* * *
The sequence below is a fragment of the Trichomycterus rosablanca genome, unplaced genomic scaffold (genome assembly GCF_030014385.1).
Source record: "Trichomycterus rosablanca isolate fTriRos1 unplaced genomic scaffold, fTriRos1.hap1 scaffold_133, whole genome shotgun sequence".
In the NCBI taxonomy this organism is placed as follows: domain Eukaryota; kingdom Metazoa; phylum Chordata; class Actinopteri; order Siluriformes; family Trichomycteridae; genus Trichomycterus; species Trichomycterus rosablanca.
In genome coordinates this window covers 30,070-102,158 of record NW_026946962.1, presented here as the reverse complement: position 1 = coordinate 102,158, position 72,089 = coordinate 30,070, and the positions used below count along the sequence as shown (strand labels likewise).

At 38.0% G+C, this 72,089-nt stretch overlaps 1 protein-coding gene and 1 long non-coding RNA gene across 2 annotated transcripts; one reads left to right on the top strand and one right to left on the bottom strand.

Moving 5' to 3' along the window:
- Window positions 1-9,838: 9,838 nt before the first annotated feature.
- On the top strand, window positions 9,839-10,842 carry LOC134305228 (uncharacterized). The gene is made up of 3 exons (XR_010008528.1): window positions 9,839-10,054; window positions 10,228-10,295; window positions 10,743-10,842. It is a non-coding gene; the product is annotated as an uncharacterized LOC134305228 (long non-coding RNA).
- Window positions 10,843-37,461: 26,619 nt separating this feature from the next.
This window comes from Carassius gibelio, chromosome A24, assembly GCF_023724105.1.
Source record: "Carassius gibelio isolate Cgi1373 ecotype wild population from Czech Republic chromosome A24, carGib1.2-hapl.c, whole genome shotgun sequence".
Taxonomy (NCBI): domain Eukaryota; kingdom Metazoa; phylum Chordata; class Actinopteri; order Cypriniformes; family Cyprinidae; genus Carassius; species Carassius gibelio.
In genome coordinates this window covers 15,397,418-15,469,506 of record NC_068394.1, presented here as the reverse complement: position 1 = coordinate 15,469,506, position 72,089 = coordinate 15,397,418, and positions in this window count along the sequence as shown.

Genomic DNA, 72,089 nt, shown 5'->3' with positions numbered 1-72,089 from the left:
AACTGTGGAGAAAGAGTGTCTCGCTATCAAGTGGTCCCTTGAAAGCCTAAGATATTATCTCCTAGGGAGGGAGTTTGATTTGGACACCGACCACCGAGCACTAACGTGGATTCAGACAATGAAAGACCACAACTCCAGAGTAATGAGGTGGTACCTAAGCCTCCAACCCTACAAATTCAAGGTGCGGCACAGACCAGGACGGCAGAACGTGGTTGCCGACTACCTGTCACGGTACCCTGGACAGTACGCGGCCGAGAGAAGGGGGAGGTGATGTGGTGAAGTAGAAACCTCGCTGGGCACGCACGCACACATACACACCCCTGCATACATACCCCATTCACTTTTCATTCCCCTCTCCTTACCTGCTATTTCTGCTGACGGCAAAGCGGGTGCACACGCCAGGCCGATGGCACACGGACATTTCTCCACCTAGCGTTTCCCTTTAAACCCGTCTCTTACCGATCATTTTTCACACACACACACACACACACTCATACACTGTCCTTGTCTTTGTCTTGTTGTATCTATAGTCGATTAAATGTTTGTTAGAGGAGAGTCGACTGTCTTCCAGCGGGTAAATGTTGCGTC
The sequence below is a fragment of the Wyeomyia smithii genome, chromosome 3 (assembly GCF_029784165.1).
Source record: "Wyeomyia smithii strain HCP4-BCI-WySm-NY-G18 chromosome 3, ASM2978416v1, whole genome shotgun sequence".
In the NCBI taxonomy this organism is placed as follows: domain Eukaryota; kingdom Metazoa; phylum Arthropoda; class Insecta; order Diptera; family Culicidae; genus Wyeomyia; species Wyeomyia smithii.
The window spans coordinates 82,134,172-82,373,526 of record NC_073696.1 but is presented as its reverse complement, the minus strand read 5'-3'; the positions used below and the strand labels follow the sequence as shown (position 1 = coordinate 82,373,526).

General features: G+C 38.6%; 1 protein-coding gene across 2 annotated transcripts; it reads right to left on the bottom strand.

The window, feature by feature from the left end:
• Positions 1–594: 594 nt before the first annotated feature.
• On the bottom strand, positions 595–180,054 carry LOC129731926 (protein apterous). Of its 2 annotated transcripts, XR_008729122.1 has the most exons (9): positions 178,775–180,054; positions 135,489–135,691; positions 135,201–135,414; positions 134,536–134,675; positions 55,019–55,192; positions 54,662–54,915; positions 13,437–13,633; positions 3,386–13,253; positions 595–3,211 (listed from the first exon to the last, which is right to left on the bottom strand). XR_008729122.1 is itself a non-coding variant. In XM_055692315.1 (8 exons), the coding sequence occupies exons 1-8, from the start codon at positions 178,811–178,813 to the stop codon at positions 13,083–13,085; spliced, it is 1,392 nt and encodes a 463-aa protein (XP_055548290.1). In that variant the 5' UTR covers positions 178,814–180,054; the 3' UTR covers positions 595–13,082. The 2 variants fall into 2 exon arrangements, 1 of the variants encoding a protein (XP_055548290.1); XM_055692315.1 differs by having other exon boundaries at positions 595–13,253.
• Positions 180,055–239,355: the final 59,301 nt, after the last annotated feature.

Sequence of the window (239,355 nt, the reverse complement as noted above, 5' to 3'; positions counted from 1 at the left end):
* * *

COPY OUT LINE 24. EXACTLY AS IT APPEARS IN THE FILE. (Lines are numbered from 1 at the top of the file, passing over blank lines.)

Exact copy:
• Positions 180,055–239,355: the final 59,301 nt, after the last annotated feature.